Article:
His other brother, a physician, became addicted to morphine and died of what might have been an intentional overdose.
Living the past 31 years in northern New England, I’m now familiar with the culture Robinson grew up within. Gardiner, Maine, is a few hours up the road from us. I have friends whose roots are there.
Without giving a spoiler, let me say Robinson is now an active figure in the new novel. He infuses some wonderful, if sardonic, perspectives to the younger generation, and becomes a foil for similar spirits from the Edwardian past that sway the photographer’s girlfriend, too.
Would he talk this way, though? Who knows.
By now we’re dealing with fantasy, anyway, and that’s so unlike the concrete details of his verse. Again, we’ll excuse ourselves with poetic license.
Though she’s grown up in an extended bohemian family, Cassia’s able to cope with being different from many of her classmates – up to the point her father vanishes in an avalanche halfway around the globe. The other kids have fathers – that’s normal, or so she thinks. And then, in a flash, she and her home aren’t normal.
To see just how atypical they are, check out my new novel, What’s Left.
I just couldn’t pour this down the drain. It needed to simmer much more:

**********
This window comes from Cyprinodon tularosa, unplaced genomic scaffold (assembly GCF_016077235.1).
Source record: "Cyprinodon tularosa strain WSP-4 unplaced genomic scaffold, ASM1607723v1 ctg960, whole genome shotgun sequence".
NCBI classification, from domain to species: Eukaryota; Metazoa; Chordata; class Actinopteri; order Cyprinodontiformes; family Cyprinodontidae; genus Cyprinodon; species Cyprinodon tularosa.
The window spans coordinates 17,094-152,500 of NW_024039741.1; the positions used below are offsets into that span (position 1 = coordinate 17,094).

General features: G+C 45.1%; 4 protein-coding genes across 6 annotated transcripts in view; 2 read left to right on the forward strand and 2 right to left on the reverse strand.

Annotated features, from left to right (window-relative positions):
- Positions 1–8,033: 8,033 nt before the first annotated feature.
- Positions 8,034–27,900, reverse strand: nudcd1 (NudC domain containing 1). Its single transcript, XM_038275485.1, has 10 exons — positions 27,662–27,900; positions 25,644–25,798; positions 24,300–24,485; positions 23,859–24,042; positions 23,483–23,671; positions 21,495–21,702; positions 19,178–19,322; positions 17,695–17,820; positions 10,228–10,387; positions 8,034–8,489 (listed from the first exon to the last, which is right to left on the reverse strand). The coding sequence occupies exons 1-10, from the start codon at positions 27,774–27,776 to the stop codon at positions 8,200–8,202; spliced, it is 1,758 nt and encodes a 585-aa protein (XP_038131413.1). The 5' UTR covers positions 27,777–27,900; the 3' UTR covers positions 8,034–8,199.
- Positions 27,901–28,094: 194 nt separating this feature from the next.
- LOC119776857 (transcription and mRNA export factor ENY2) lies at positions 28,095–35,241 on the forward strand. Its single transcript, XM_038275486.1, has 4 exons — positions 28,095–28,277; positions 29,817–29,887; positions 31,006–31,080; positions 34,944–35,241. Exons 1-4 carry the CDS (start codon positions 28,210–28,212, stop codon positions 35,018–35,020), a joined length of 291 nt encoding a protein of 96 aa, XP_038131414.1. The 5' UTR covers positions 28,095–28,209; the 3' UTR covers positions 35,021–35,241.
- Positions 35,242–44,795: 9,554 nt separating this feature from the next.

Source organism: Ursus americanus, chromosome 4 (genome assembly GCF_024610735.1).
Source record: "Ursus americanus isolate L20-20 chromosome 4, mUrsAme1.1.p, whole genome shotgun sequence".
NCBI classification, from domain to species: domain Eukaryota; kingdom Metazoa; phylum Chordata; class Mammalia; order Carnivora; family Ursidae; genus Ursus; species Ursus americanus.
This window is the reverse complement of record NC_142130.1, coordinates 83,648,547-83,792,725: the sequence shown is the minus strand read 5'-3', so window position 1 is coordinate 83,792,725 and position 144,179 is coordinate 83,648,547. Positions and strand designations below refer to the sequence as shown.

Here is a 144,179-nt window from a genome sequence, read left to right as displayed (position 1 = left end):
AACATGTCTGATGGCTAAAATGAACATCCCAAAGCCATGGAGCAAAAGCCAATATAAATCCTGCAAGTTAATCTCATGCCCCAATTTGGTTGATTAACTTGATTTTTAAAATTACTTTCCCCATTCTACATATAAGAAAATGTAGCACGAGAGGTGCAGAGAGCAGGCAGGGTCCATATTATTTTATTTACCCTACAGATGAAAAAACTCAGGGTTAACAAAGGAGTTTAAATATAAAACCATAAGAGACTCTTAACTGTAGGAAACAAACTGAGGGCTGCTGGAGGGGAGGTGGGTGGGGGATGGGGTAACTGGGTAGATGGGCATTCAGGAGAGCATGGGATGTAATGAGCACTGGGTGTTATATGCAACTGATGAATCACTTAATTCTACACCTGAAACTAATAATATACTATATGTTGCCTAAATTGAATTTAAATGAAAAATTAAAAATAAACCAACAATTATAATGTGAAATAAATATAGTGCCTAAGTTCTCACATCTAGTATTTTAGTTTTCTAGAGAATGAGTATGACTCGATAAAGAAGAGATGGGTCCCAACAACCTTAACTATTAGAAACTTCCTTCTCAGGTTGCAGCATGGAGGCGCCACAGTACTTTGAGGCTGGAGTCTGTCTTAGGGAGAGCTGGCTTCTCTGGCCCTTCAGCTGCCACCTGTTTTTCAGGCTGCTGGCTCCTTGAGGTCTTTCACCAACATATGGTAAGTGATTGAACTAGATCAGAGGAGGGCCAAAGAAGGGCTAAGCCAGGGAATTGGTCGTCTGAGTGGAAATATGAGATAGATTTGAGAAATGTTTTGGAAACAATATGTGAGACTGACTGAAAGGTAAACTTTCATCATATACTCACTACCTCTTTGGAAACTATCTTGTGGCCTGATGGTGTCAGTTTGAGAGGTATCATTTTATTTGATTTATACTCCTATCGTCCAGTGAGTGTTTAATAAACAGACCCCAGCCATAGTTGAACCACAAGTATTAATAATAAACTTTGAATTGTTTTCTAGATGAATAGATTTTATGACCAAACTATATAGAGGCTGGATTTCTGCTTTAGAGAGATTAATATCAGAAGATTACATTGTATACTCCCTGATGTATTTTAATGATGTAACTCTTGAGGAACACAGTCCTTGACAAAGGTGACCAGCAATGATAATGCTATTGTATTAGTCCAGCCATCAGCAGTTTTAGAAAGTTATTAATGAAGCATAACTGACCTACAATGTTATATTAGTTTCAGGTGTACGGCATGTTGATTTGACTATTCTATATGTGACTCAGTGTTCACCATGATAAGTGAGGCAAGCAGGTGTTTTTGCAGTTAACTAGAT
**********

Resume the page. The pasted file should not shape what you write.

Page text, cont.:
Her father was also a dreamer – or at least an idealist – a dimension that often inhibited him from asking hard questions or anticipating a full range of obstacles in a course of action. And he had an innate aversion to conflict.
What Thea Nita has confirmed is that Baba carried a sense of not quite belonging in the consumer culture of America. He had rightly concluded the ultimate flatness of his birthplace had nothing to do with its landscape and everything to do with a wider loss of stimulation, imagination, and inventive discovery – all further inhibited by social conformity rather than any acceptance of eccentricity. He recognized the potential for more, much more – something he encountered first in science and the fine arts and later in direct spiritual experience.
And then there’s her mother’s side, where they live – where he, too, has chosen to place his life.
Reflecting on the emotional cost of an upbringing like that in my own life has me realizing just how debilitating it has been. Like him, I found ways to escape and still somehow “fit in.”
Let’s get back to the basics. Would you say you’re “normal”? What would you like to change about yourself or your situation?